We found a significant interaction between the effects of season and age class on the mean daily rate of change in RTL for the population (figure 1; for individual data see the electronic supplementary material, table S1). Over the hibernation season, the mean daily change in RTL did not significantly differ from zero for either sub-adults (p = 0.10) or adults (p = 0.47). Whereas, over the active season, we found a significant rate of decrease in RTL for sub-adults (p < 0.01), but an increase in RTL for adults (p = 0.02). The rate of change in RTL over the active season differed significantly between sub-adults and adults (p < 0.001).
The most parsimonious model explaining individual variation in post-hibernation RTL in spring 2012 included a strong negative effect of an individual's reduction in body mass over the hibernation duration, in addition to effects of age class, body mass and initial pre-hibernation RTL in autumn 2011 (table 1a; figure 2).
Individual variation in post-active season RTL in autumn 2012 was explained by a model including only the effects of age-class and post-hibernation RTL in the preceding spring 2012 (table 1b). When separate models were fitted to data for each sex, we found no effect within males of testis size on post-active season RTL in autumn 2012, but we did find a positive effect within females of reproduction on post-active season RTL in a model that also included effects of age class and RTL in spring.
We found seasonal and age effects on changes in telomere length in a small hibernating dormouse, Glis glis. The mean RTL of our study population remained largely unchanged over the winter hibernation season, whereas over the active season, telomeres shortened in sub-adults, but lengthened in adults. At the individual level, variation in post-hibernation RTL was partly explained by the reduction in body mass over the period of inactivity, which we know is a positive linear function (p = 0.003) of time spent euthermic during hibernation in our captive population of edible dormouse . These results for a hibernator, therefore, agree with our previous findings for daily torpor in the Djungarian hamster, Phodopus sungorus , that torpor use is positively related to the change in telomere length over winter.
We can only speculate on the mechanisms linking torpor use with telomere dynamics and possibly also ageing. Studies do not support a simple relationship between metabolic rate and telomeres  or ageing . The production of reactive oxidative species is minimized by the very low metabolic rate during torpor but is invoked by the massive increase in metabolic rate during arousal from torpor . Thus, animals losing more weight over hibernation, and hence arousing more frequently from torpor, might have suffered greater oxidative stress than other animals. Alternatively, both torpor use and telomere dynamics might be affected by other physiological changes associated with the winter season. For example, hibernation might be associated with a physiological state of enhanced somatic maintenance, which could affect both the loss and restoration of telomeres. Unlike in humans, many small rodents express telomerase activity in somatic tissues , although no data are available for Glis glis. Telomere lengthening has been reported in mice . One study of a bat reported that telomerase activity was significantly greater during hibernation . If telomere dynamics is indicative of oxidative stress and physiological condition, our study supports the hypothesis that hibernation enhances the maintenance of cellular homeostasis and, therefore, might slow the rate of ageing.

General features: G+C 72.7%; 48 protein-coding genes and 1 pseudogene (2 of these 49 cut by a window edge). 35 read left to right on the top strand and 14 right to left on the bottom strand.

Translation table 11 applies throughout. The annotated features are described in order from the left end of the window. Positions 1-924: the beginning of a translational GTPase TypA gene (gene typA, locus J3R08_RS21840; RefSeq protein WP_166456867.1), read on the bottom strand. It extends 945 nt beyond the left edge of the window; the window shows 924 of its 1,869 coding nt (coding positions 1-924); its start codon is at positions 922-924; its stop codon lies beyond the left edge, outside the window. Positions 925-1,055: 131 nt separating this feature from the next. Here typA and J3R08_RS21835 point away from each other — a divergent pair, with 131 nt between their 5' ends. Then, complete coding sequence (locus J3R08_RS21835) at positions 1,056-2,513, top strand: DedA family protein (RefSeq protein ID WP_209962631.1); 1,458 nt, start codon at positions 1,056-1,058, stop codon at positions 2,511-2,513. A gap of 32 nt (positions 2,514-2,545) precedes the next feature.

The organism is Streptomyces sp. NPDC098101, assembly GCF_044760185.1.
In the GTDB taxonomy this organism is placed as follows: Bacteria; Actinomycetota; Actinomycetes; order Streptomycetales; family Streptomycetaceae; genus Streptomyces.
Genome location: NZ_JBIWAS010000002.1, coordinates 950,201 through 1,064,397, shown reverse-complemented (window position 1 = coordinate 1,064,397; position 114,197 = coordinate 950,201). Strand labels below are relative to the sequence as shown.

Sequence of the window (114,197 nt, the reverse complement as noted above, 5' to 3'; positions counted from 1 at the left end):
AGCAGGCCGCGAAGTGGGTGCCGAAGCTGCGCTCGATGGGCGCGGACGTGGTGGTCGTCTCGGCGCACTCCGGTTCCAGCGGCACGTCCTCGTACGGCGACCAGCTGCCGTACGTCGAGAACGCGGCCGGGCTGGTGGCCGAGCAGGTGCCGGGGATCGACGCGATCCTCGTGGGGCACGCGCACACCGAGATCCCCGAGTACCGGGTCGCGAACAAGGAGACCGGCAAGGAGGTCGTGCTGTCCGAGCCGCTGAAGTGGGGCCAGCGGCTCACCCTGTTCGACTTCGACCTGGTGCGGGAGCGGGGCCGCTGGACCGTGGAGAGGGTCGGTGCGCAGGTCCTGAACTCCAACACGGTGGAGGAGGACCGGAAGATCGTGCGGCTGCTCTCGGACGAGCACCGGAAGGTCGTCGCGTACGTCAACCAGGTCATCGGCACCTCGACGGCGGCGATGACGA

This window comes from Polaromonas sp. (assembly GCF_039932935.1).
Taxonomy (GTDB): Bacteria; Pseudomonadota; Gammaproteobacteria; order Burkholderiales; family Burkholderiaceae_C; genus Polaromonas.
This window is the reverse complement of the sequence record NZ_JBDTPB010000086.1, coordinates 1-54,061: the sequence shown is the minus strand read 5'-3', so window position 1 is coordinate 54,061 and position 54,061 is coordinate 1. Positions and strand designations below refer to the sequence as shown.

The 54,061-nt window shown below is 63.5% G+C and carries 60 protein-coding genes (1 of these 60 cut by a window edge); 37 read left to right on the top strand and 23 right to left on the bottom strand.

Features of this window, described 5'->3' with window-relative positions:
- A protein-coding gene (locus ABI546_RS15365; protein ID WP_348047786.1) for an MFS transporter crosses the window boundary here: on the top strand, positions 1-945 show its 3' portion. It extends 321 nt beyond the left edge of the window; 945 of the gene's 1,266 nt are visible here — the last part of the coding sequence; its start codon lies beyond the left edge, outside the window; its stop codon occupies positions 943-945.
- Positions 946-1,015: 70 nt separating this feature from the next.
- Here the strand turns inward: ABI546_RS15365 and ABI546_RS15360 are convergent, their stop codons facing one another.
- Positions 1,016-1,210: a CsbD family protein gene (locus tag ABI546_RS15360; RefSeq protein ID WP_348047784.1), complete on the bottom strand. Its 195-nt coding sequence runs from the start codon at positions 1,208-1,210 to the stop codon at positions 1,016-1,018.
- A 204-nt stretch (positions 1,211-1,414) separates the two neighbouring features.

We also found strong effects of age class on telomere dynamics. In sub-adults, telomere length increased during hibernation and shortened during the active season. The spring following birth is the first breeding opportunity for edible dormice and many other animals born in a cold temperate climate. It is critical for their fitness to survive and maintain physiological function over the first winter season. A study of Djungarian hamsters (P. sungorus) found that exposure to a short-day photoperiod, which triggers a winter phenotype including the use of daily torpor, delayed ageing of the reproductive system relative to individuals kept under a long-day photoperiod . Telomere length in juvenile finches is a predictor of future lifespan . A positive effect of hibernation on telomere dynamics in young animals, therefore, might be associated with increased adult fitness.
Over the active season, we found that telomeres shortened in sub-adults but lengthened in adults. Telomeres generally shorten more rapidly in young animals than adults, perhaps as a consequence of growth and sexual development . The sub-adult dormice in our study continued to grow through their first active season and a physiological cost of growth could account for their decrease in RTL. An age-class effect on change in RTL in females was confounded, however, by the fact that no sub-adults and all adult females reproduced in the active season. Yet an age-class effect was also apparent within males, irrespective of testis size, lending support to a negative effect of age rather than a positive effect of reproduction on telomere length.
Further studies are required to understand the broader ecological significance of torpor and hibernation in the context of changing environmental conditions . Small mammals use torpor to cope with sporadic or seasonal reductions in food energy availability. We suggest that, more generally, torpor and hibernation are part of a physiological state enhancing survival and maintenance of physiological condition over times of unfavourable environmental conditions, analogous to the ‘waiting’ state of reproductive dormancy in Drosophila . Telomere dynamics provides a unique method to examine such variation in rates of ageing over an organism's lifespan.
All procedures were in accordance with Austrian legislation and approved by the institutional ethics committee and the national authority according to § 8ff of Law for Animal Experiments, Tierversuchsgesetz—TVG (approval no. BMWF_68.205/0240-II/3b/2010). We thank Caroline Deimel, Anita Haiden and Peter Steiger for help with this project. The study was partly financially supported by the Austrian Science Fund (project P20534).
- Received November 23, 2012.
- Accepted January 16, 2013.
- © 2013 The Author(s) Published by the Royal Society. All rights reserved.